Monday, December 18, 2006

Automated Regret Machines and Miracles of Modern Medicine; There might be worse things than a successful friend or two...


By any standard, Matthew Zapruder is that rare creature, an MFA success story. For all the promising young things flooding graduate English departments from California to Alabama, every fall, visions of book deals and New Yorker publications dancing through their heads, there are only so many book deals, only so many pages of the New Yorker to go around. Only so much success, in other words, to be divvied up. While it doesn’t always go to those who most deserve it, in this case, happily, it has. Mathew’s first collection of poems, “American Linden,” was published to critical acclaim in 2002. His second, “The Pajamaist,” appeared this fall. In between, he’s been busy teaching at the New School, publishing in everything from the Alaska Quarterly Review, to the New Yorker, and co-curating the KGB Monday night poetry reading series with Deborah Landau. And, best of all, his poetry has only gotten better in the time I’ve known him.

I was once a promising young thing. Really, I was. The kind of girl about, and to, whom lots of phrases using the word, “potential,” are used. Always with the clear implication being that, well, potential’s not a guarantee of anything, now is it? For a little while, though, when I started working on my own MFA, even I thought things just might be looking up. I remember obsessing over words, single words, stretching them out as far as their endlessness allowed, before they’d collapse back in upon themselves, and their own inevitable limitations. I remember keeping my sentences tucked away for safekeeping in the darker recesses of my mind. Relishing each one as it enfolded what had come before and blazed the trail for whatever was on its way. The feeling of pen in hand, or keyboard underneath, the sound of my own creations, the sensation of reading them, then reading them aloud. I fell in love with all of it, all over, every day.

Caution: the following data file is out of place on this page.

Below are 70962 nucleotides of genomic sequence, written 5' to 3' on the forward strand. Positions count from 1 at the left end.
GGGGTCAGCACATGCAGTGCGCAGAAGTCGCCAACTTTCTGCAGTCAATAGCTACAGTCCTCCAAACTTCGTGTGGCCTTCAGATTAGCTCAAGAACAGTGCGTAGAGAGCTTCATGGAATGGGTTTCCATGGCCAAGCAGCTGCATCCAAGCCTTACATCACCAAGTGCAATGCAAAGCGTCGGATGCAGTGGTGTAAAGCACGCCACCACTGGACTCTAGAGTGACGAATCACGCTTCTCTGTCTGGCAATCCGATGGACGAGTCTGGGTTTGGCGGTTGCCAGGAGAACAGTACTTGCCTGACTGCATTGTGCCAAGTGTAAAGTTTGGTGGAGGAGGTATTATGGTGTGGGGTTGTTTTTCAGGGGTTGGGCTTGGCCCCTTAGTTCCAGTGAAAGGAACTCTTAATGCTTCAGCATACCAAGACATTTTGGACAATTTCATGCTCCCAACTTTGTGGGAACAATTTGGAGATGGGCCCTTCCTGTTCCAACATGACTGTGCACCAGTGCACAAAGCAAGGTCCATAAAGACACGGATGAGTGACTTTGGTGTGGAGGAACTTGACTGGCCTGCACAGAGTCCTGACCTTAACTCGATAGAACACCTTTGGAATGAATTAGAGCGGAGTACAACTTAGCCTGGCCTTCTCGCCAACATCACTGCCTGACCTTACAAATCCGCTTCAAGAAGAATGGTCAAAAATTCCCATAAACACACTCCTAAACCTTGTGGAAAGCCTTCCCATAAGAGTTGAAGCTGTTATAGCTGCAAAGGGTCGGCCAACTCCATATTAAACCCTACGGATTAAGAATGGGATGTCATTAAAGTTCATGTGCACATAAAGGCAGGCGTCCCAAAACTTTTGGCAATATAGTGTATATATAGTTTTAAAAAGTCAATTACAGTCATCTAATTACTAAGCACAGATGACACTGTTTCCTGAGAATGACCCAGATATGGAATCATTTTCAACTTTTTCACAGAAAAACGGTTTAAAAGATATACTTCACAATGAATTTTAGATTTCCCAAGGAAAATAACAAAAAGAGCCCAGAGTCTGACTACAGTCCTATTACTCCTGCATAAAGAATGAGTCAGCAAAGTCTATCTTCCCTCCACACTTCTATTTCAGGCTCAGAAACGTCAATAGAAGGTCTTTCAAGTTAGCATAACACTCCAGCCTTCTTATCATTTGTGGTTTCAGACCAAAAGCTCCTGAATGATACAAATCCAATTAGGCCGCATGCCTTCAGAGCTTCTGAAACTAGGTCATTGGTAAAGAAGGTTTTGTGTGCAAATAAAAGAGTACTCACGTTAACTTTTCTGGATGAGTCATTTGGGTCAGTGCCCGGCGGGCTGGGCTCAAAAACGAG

I remember that ecstatic energy, the staying up, night after night, reveling in my own words. I remember feeling so full of language, of talent, of all that much vaunted potential finally coming to some kind of fruition, it seemed I might just be getting something right, and I might never get enough. I thought everyone around me must be feeling more or less that way. Until I said some such thing to a friend at the time, and her blank look told me otherwise. I was a promising young thing then though, so all I could see was how much more that left for me. And that was just exactly what I wanted. More, of everything, already and always. More.

But more is never quite enough, and yet somehow, it always turns into to much. All that energy lost its ecstasy and turned itself against me. I can’t say when, or how it happened. There wasn’t one particular moment, but then again, it didn’t take so very long. I became insatiable, irascible, and endlessly inconsolable. Overwhelmed and overwhelming, especially to myself. This went on for years, during which I produced nothing but destruction, for myself, and anyone unlucky enough to get caught up in my wake. Whatever romantic clich├ęs there may be about artists or writers needing to be a little on the crazy side, to get anything done, I can tell you they’re all wrong. Being crazy, even just a little, relatively speaking, is a full time job. It requires hours of dealing with doctors and drugs, experimenting with different, newer, bigger, better versions of each. And of course, the prodigious energy required to pretend you’re fit to be out amongst the normal people. All this leaves you with none of what you need to write so much as one single word. Nothing even close to what you’d need to make a whole life for yourself.